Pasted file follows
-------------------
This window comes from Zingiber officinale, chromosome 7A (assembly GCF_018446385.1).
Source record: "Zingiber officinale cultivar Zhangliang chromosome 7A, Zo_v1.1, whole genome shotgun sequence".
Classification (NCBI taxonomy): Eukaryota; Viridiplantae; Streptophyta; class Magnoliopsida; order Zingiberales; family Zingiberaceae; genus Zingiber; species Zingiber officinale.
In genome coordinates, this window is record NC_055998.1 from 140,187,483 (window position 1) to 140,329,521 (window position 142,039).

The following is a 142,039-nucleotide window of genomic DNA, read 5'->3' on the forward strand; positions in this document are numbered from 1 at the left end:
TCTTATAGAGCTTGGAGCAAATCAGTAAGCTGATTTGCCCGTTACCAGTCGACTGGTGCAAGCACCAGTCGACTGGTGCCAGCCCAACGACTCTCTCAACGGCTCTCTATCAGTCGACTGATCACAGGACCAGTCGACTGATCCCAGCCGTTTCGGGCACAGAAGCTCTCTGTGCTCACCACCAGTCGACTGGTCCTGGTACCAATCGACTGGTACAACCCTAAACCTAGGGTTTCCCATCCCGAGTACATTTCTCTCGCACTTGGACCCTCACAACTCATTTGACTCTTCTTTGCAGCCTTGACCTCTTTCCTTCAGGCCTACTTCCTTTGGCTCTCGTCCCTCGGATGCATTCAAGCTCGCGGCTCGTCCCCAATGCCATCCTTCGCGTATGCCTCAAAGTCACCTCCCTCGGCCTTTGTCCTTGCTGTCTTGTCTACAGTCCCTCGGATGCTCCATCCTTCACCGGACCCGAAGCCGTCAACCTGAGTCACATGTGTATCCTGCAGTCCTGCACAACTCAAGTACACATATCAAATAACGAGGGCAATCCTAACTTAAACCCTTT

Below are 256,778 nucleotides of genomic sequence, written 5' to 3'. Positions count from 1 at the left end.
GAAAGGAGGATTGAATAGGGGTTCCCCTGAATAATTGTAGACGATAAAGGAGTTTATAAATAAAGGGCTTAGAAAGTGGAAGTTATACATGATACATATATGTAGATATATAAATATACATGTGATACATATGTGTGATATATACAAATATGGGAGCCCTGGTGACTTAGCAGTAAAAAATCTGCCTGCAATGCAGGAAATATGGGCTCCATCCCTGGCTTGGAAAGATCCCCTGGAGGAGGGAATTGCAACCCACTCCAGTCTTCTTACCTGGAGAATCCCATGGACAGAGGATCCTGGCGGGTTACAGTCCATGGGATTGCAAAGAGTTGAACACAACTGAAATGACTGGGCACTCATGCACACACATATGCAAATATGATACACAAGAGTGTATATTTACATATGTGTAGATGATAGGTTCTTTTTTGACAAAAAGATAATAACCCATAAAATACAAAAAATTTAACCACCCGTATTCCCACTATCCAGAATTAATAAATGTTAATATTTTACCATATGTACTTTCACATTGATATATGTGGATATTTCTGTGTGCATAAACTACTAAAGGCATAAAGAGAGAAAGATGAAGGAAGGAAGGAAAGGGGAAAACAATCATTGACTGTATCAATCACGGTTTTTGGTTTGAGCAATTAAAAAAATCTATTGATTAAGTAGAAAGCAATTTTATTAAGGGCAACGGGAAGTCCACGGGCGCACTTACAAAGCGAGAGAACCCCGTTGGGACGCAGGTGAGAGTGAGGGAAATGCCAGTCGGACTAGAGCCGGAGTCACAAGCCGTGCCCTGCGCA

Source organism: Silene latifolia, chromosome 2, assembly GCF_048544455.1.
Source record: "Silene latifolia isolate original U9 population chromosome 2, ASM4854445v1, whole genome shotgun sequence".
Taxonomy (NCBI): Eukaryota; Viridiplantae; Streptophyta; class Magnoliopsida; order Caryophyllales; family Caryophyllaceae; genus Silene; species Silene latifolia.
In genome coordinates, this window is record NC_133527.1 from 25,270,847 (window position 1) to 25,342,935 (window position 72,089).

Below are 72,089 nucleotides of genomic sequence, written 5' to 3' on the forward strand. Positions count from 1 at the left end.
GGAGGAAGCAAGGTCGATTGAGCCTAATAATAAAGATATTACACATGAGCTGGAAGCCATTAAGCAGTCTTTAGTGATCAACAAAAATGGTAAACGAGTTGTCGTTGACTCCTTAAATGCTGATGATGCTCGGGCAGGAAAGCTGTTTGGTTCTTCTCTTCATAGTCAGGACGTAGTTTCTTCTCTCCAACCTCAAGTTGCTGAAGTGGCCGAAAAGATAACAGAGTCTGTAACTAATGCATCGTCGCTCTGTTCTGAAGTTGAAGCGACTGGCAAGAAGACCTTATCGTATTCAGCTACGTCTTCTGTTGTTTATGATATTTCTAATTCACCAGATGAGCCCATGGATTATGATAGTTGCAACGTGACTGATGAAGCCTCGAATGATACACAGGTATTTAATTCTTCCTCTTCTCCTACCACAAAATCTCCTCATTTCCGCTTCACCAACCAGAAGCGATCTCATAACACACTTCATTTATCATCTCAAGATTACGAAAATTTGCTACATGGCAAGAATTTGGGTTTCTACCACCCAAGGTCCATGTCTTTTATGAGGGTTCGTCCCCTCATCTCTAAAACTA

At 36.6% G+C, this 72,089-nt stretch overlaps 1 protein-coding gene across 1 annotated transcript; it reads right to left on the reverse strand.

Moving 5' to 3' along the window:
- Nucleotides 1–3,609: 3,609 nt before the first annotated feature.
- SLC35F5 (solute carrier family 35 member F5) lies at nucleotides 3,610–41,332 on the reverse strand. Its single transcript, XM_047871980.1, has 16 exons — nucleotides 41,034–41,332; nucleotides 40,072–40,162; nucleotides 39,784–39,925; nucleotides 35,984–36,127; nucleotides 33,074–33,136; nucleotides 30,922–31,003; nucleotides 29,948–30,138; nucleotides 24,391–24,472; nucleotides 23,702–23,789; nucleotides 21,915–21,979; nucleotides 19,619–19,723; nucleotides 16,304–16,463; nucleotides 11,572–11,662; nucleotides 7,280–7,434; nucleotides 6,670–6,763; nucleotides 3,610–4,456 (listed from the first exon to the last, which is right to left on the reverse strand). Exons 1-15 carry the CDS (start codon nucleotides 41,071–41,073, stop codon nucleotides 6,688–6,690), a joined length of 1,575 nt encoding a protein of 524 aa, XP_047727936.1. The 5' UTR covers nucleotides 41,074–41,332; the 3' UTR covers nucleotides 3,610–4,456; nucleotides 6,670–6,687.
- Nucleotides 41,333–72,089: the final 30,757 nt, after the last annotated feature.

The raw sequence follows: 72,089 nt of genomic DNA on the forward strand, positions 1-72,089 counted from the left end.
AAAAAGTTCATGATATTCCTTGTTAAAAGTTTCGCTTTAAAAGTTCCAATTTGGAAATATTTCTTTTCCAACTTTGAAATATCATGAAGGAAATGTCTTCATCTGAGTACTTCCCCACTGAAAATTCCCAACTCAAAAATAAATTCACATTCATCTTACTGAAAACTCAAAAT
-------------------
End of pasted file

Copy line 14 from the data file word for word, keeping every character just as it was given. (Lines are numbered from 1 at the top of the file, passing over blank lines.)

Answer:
GGAGGAAGCAAGGTCGATTGAGCCTAATAATAAAGATATTACACATGAGCTGGAAGCCATTAAGCAGTCTTTAGTGATCAACAAAAATGGTAAACGAGTTGTCGTTGACTCCTTAAATGCTGATGATGCTCGGGCAGGAAAGCTGTTTGGTTCTTCTCTTCATAGTCAGGACGTAGTTTCTTCTCTCCAACCTCAAGTTGCTGAAGTGGCCGAAAAGATAACAGAGTCTGTAACTAATGCATCGTCGCTCTGTTCTGAAGTTGAAGCGACTGGCAAGAAGACCTTATCGTATTCAGCTACGTCTTCTGTTGTTTATGATATTTCTAATTCACCAGATGAGCCCATGGATTATGATAGTTGCAACGTGACTGATGAAGCCTCGAATGATACACAGGTATTTAATTCTTCCTCTTCTCCTACCACAAAATCTCCTCATTTCCGCTTCACCAACCAGAAGCGATCTCATAACACACTTCATTTATCATCTCAAGATTACGAAAATTTGCTACATGGCAAGAATTTGGGTTTCTACCACCCAAGGTCCATGTCTTTTATGAGGGTTCGTCCCCTCATCTCTAAAACTA